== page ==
COLOMBIA: Former president and two times senator Álvaro Uribe presented his resignation yesterday, only four days after being sworn in for his second tenure, after Colombia’s Supreme Court ordered him to testify on a case against him for alleged witness tampering. Uribe tweeted that he felt “morally impeded” from continuing in his role as a senator, but another explanation for his resignation — which still needs to be accepted by Congress — is that the case against him would most likely cease to be in the competence of the Supreme Court and pass to the Office of the Attorney General. Néstor Humberto Martínez, the attorney general, is known to be close to Uribe.
La Corte Suprema me llama a indagatoria, no me oyeron previamente, me siento moralmente impedido para ser senador, enviaré mi carta de renuncia para que mi defensa no interfiera con las tareas del Senado
— Álvaro Uribe Vélez (@AlvaroUribeVel) July 24, 2018
For years, there have been accusations that link Uribe to right-wing paramilitary groups and drug traffic, but most of the investigations are at a standstill — he has 186 criminal complaints against him in the Accusations Committee of the House of Representatives and 28 investigations in the Supreme Court. In February, the court ordered a new investigation against him after it found that Uribe’s accusations against left-wing senator Iván Cepeda of pressuring prison inmates to falsely state that Uribe was linked to right-wing death groups were unfounded, and instead decided to investigate Uribe for coercing witnesses to say Cepeda was manipulating them. A week later the court opened a new investigation against Uribe and another lawmaker for new pressures against witnesses to retract their accusations.
On August 7, Uribe’s protégé Iván Duque is set to be sworn in as president. Duque said last night that Uribe has the right of due process and presumption of innocence and that he is “confident that his honor and innocence will prevail.”
HEADLINES FROM THE WESTERN HEMISPHERE
MEXICO: The presidents of Chile, Brazil, Uruguay, Peru, Colombia and Mexico met in Puerto Vallarta, Jalisco, and signed a letter of intent to bring together the economic blocs of Mercosur and the Pacific Alliance and create a regional free trade agreement.
MEXICO: The manager of a local news site, Rubén Pat Cahuich, was shot to death in the resort town of Playa del Carmen, close to Cancún in the state of Quintana Roo. In June 2017 Pat Cahuich had been threatened by the local police over his reporting and less than a month ago another member of the weekly digital news site Playa News Aquí y Ahora, José Guadalupe Chan Dzib, was murdered.
PUERTO RICO: The chief of the Federal Emergency Management Agency, Brock Long, said yesterday that his agency’s response to Hurricane Maria in Puerto Rico was “phenomenal” and that of the four “legs” that support the response to a natural disaster—federal government, state and local government, the private sector and the citizens—three were missing in Puerto Rico. Speaking at a U.S. Chamber of Commerce Foundation event in Washington, D.C. the FEMA chief said “We’ve got to figure out how to build better baseline capabilities at all levels of government.”
HONDURAS: A judge called for a new hearing today regarding the Pandora’s Box case in which public officials allegedly funneled almost $12 million in public funds to the campaign coffers of the National Party between 2011 and 2013. Of the 38 people for whom an arrest order was issued on Saturday, 20 have been detained and 18 remain at large, including the brother in law of President Juan Orlando Hernández, who is suspected of having fled the country.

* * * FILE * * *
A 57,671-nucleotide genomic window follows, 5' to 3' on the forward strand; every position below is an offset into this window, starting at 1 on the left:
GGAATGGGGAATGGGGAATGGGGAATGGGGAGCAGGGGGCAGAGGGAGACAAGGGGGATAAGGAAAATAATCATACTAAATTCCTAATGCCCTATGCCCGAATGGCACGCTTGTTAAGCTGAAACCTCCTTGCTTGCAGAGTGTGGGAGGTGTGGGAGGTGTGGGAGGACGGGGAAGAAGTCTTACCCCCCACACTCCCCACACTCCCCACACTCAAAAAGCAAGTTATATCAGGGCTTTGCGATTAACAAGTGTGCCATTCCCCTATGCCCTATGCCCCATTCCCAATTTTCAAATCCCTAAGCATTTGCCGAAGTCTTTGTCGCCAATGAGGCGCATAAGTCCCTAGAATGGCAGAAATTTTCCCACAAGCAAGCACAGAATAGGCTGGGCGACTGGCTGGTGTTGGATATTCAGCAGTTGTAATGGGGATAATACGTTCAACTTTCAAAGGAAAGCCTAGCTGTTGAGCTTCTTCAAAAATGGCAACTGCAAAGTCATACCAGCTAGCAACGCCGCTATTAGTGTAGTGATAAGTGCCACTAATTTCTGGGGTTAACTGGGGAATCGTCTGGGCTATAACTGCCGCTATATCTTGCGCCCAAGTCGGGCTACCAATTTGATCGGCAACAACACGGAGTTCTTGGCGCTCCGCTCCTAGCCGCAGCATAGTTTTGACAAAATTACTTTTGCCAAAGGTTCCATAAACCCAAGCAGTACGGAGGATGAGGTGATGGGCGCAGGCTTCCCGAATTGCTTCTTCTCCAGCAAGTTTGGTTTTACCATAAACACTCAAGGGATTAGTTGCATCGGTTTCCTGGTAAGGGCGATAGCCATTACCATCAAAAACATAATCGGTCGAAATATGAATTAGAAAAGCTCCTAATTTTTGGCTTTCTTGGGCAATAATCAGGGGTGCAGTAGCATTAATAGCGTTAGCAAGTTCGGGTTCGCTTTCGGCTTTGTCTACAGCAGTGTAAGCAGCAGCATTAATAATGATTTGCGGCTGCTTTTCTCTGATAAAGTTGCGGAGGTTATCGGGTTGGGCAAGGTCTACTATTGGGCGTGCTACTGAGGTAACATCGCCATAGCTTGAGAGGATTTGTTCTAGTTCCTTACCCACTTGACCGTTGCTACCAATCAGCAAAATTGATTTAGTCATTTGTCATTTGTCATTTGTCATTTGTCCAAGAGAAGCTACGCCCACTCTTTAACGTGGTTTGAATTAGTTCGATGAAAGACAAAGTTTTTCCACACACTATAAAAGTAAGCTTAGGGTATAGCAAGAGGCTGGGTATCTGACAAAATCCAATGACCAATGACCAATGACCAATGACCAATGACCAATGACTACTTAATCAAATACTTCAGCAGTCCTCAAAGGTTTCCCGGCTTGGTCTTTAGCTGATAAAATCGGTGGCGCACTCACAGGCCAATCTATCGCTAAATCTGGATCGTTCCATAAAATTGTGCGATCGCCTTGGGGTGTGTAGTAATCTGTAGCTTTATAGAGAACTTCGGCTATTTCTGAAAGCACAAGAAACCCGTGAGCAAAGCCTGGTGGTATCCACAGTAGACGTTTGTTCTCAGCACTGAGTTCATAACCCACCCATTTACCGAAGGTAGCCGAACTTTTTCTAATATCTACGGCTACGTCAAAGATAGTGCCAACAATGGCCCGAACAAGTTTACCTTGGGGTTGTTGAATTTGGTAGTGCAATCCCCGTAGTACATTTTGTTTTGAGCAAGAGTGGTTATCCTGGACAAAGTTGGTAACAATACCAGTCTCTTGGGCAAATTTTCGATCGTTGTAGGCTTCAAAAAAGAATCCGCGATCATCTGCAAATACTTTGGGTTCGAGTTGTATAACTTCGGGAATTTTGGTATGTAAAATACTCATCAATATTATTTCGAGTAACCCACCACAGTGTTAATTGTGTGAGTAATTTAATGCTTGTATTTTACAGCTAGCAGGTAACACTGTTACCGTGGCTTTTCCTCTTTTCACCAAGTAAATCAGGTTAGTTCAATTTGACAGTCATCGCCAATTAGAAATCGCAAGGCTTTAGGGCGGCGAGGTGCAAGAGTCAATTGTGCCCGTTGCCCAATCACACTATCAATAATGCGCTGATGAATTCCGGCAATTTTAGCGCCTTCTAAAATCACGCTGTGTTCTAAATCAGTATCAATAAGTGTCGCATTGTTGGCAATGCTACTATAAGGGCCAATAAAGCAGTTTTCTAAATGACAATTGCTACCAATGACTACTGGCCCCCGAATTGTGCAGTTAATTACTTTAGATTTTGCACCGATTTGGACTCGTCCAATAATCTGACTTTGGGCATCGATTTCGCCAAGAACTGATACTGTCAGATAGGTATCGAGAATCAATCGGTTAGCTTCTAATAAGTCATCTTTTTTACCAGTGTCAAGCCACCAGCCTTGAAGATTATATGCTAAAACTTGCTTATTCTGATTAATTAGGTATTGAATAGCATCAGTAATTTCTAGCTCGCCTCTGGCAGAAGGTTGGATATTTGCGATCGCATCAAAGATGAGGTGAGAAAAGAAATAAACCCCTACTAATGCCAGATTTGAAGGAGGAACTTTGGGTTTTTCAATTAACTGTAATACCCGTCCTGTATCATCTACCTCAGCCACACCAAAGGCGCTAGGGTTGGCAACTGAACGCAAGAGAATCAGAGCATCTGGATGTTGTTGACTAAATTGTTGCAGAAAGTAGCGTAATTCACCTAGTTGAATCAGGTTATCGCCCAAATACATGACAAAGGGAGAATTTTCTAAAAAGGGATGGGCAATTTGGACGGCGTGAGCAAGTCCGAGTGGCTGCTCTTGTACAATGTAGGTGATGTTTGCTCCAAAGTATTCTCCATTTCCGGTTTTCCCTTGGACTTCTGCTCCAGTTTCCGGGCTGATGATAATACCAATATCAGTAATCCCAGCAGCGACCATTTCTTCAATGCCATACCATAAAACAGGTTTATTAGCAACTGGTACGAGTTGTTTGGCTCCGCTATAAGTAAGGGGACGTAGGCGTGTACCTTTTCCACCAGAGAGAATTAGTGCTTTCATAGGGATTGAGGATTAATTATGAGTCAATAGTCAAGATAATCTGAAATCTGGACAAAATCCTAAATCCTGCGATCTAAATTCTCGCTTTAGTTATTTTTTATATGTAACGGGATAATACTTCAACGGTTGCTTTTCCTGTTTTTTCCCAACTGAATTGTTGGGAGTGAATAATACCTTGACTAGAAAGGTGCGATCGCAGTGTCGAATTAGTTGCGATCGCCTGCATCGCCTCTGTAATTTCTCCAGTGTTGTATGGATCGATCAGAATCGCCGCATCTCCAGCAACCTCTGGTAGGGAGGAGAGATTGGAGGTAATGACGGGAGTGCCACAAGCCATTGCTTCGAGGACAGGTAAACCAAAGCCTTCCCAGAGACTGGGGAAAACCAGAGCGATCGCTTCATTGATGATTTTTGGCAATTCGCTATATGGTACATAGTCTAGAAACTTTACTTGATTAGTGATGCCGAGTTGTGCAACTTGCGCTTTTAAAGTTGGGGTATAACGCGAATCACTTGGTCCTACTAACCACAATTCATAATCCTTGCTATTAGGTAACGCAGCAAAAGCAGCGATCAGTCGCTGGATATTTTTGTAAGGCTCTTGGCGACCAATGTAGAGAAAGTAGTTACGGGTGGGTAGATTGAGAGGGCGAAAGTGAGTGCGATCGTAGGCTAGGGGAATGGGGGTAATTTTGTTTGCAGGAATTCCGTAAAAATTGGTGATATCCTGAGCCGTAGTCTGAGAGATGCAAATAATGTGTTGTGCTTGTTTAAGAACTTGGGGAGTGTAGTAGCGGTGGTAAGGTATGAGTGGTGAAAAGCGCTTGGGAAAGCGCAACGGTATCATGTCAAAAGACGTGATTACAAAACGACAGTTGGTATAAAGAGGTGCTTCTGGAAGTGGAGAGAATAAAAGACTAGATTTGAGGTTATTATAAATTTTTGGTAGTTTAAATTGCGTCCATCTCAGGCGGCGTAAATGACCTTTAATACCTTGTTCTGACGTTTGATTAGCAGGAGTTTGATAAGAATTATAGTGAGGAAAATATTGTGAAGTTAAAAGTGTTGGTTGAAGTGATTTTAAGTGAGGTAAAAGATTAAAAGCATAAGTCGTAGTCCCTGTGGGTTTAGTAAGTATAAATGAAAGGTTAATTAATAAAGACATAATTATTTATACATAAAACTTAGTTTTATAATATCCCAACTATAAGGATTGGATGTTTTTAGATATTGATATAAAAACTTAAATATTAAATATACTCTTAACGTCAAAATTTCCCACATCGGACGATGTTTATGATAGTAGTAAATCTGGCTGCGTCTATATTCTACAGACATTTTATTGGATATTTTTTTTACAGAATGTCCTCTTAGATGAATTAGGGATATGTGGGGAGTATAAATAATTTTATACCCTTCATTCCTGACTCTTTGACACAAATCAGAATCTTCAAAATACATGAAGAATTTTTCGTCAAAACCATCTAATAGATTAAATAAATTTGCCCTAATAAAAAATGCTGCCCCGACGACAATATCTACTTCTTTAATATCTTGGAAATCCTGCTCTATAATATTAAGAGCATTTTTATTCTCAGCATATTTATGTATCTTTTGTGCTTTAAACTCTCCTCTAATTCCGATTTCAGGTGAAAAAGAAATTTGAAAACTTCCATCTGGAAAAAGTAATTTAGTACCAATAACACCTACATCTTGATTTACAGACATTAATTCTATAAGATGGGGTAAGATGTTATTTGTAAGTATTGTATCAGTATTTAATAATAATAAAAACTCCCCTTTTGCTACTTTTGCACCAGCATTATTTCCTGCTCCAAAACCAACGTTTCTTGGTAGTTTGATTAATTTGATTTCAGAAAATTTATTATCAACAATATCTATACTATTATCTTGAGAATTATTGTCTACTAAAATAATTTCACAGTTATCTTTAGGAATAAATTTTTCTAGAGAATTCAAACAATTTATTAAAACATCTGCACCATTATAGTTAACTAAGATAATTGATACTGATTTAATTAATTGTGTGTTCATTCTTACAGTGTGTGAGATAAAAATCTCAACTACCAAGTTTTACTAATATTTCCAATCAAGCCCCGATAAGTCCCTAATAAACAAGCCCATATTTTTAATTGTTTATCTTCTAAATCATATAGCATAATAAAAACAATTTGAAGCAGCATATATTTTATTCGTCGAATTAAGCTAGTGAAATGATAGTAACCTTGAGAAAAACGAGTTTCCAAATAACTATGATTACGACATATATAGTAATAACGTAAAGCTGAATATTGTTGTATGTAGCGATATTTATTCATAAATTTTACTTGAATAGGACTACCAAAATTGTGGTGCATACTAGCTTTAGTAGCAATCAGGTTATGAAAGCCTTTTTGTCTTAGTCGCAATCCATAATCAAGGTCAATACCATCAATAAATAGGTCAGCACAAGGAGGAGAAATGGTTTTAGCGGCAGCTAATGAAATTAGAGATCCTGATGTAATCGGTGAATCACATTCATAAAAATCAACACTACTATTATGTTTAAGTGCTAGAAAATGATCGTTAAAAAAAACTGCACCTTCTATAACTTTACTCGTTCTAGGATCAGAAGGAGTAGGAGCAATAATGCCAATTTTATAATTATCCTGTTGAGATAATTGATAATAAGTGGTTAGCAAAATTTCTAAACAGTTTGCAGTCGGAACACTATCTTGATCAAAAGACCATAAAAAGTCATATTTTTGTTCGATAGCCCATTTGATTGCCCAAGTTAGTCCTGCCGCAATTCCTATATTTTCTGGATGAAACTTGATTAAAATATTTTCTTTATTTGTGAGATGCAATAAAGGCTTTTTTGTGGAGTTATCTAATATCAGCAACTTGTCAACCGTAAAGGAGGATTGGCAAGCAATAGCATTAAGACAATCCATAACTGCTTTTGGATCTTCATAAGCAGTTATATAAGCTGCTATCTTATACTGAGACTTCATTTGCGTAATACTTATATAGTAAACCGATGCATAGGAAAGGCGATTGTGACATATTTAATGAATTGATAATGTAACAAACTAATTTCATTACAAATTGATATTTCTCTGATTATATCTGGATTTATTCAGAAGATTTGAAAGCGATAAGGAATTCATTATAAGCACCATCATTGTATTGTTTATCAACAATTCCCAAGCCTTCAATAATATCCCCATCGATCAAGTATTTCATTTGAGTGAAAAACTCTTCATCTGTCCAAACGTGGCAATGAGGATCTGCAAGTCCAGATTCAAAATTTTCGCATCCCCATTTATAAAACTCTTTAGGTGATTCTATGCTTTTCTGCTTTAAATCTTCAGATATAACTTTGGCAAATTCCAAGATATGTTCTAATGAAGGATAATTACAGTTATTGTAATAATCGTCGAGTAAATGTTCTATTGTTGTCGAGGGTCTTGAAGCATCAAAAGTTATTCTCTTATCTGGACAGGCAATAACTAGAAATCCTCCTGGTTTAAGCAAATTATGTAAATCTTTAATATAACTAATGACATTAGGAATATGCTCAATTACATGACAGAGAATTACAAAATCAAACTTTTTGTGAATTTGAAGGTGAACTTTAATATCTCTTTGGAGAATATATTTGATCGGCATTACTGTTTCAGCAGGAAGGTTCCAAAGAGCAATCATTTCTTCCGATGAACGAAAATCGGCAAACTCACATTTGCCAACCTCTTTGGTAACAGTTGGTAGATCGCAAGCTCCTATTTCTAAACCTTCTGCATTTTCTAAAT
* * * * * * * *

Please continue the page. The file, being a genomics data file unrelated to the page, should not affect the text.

COLOMBIA: The special peace tribunal created by the 2016 peace process announced on Monday that it has opened an investigation into the army’s responsibility in the mass execution of civilians then presented as combat deaths to boost success statistics, a scandal known as the False Positives. A report by the Office of the Attorney General documents 2,250 such cases—although independent reports claim the number could be as high as 10,000—between 1998 and 2014 with a marked peak during the administrations of former president Álvaro Uribe between 2002 and 2010. This is the third case the special peace tribunal has given priority to, after the kidnappings and disappearances by the FARC and the whole context of war in the Pacific port town of Tumaco, close to the Ecuador border.
ARGENTINA: Official statistics released yesterday by authorities show Argentina’s economy contracted 5.8 percent when comparing May 2018 to the same month of the year before, raising concerns the country could fall into recession in 2018. The double-digit inflation the country has been fighting is one of the world’s highest. Even though economic activity shrank 1.4 percent in May versus April, on Monday the director of the International Monetary Fund Christine Lagarde congratulated President Mauricio Macri for the “enormous progress” Argentina has made since it received a 50,000 million loan from the IMF and began implementing austerity measures. Lagarde said the Argentine economy should improve by 2019 or 2020.
CHILE: A Roman Catholic cardinal was summoned yesterday to appear before court to answer questions about his role in an alleged cover-up of sexual abuse by Rev. Oscar Muñoz, former chancellor of Santiago. Cardinal Ricardo Ezzati, the archbishop of Santiago, is the highest church authority that has been involved by Chilean authorities in the widening sex abuse scandal.
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